Appeals from the United States District Court for the Northern District of California. D.C. No. CV-93-20891-JW. D.C. No. CV-93-20892-JW. James Ware, District Judge, Presiding.
Before: Alex Kozinski and Michael Daly Hawkins, Circuit Judges, and Roslyn O. Silver,*fn* District Judge. Opinion by Judge Silver.
The Kaos are taxpayers who are being civilly investigated by the Internal Revenue Service ("IRS"). They appeal a consolidated district court order enforcing four summons served by the IRS and compelling the Kaos to execute consent directives. We conclude that 26 U.S.C. § 7602 does not authorize the IRS to compel taxpayers to sign consent directives which would enable the IRS to obtain records from third parties through means other than those established in 26 U.S.C. § 7609. Therefore, we reverse the district court's order.
In December, 1991, agent Jimmy Chan began conducting a tax investigation of Kolyn Enterprises Corporation (Kolyn), shareholder Dr. Cheng Kao, and his wife Susan Kao. Agent Chan was attempting to determine the Kaos' tax liability for the years 1988 through 1990, along with any violations of the internal revenue laws.
Chan's investigation allegedly revealed that Kolyn's net bank deposits exceeded the gross income reported on its tax returns by a total of $6,777,319 for the years 1988-1991. Most of the deposits were overseas wire transfers from offshore banks, recorded in the Kolyn account as loans and capital contributions from shareholders. The audit purportedly indicates that Dr. Kao and his father, Chin Wu Kao, sent several of the overseas wire transfers to Kolyn. According to Chan, Dr. Kao provided several different explanations of the source of those funds. Agent Chan claims that he requested documents that would substantiate the nature of the wire transfers but Kao and Kolyn failed to provide them.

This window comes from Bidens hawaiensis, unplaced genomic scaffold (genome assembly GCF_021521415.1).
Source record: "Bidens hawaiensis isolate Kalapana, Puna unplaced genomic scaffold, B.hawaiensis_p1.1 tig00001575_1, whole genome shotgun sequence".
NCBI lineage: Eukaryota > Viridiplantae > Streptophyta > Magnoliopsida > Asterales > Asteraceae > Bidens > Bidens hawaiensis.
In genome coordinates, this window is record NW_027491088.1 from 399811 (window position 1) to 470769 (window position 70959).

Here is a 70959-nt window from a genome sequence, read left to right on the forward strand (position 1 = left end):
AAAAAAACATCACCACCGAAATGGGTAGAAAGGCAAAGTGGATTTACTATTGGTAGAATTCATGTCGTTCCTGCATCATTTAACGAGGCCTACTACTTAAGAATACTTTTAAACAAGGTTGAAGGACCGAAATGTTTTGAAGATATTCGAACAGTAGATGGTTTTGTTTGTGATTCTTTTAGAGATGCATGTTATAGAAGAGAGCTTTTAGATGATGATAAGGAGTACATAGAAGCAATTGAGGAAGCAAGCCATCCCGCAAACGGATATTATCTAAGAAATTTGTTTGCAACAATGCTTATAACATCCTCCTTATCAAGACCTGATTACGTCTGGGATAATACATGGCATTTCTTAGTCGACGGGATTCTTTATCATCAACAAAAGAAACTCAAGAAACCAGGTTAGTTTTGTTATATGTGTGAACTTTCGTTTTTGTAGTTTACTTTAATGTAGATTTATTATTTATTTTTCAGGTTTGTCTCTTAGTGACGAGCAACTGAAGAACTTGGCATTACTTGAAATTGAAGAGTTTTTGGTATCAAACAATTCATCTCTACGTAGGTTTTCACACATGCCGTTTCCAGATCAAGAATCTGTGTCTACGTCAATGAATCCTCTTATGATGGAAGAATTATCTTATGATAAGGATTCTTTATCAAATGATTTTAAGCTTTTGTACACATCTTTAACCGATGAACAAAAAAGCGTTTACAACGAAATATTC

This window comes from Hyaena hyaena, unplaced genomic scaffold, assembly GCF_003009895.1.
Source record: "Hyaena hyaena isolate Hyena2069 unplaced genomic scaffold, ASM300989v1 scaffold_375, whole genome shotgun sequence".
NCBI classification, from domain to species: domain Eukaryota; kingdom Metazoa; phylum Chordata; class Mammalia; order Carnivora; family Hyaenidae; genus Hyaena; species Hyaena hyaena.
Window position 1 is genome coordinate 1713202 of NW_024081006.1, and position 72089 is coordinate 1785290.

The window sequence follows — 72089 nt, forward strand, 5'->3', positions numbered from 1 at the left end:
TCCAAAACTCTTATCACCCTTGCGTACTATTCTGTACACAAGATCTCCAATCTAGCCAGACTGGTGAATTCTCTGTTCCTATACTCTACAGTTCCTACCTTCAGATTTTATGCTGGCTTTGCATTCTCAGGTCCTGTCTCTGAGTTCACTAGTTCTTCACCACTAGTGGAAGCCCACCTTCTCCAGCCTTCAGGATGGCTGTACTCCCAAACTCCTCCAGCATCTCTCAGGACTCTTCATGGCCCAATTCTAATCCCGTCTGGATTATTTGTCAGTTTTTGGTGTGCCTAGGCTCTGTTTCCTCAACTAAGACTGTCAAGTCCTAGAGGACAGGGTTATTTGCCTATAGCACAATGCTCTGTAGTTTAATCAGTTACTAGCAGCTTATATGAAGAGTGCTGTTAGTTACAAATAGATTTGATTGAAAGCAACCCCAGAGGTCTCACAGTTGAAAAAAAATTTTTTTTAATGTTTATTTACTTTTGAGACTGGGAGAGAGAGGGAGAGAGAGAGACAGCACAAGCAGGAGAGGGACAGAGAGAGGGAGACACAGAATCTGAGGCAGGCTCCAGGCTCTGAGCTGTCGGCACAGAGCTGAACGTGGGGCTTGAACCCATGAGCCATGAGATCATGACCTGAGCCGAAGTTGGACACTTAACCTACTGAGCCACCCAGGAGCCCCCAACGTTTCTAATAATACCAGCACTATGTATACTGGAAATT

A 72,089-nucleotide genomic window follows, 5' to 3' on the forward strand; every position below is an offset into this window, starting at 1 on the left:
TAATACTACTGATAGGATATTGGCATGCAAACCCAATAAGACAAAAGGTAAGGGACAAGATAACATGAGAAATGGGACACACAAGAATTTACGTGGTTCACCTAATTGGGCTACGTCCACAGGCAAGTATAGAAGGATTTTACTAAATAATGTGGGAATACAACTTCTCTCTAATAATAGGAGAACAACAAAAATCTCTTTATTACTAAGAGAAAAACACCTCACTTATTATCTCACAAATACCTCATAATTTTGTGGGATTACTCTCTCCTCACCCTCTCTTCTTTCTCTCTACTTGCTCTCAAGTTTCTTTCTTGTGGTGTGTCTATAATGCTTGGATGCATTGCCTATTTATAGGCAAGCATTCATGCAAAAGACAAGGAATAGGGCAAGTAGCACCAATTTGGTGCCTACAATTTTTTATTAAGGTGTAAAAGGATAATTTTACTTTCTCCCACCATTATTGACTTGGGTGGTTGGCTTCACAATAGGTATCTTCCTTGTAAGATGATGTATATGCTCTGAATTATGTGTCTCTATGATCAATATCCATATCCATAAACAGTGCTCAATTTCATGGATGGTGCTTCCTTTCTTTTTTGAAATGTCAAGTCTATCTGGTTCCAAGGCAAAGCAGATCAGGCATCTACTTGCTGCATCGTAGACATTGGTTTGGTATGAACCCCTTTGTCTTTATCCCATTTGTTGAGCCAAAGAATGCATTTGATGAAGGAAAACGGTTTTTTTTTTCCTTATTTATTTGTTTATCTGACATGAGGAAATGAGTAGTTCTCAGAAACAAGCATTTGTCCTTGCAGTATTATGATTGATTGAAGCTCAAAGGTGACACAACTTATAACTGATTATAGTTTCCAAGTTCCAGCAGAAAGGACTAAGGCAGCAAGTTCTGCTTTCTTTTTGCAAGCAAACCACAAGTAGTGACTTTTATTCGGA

Acting pursuant to 26 U.S.C. § 7602, on January 4, 1993, Agent Chan served summons on Dr. Kao and Susan Kao, and on Dr. Kao's parents, Chin Wu Kao and Su-Chin Kao, ordering each person to appear and sign an attached consent directive. The identical directives direct "any bank, financial institution, trust company, foundation, or management company . . . to disclose all information and deliver [to the IRS] copies of all documents of every nature" related to an account or trust of the signatory. The trust directive states that it provides "irrevocable authority." It has no expiration date. Neither does it limit the years for which information may be sought or limit the jurisdictions or institutions to which it applies.
The Kaos refused to sign the consent directives. Thereafter, the United States brought suit to enforce the summons. On March 8, 1994, the district court entered a consolidated order enforcing the summons and compelling the taxpayers to execute the directives.*fn1 The district court concluded that the consent directives did not violate the third-party summons procedure set forth in 26 U.S.C. § 7609. The Kaos appeal the district court's order.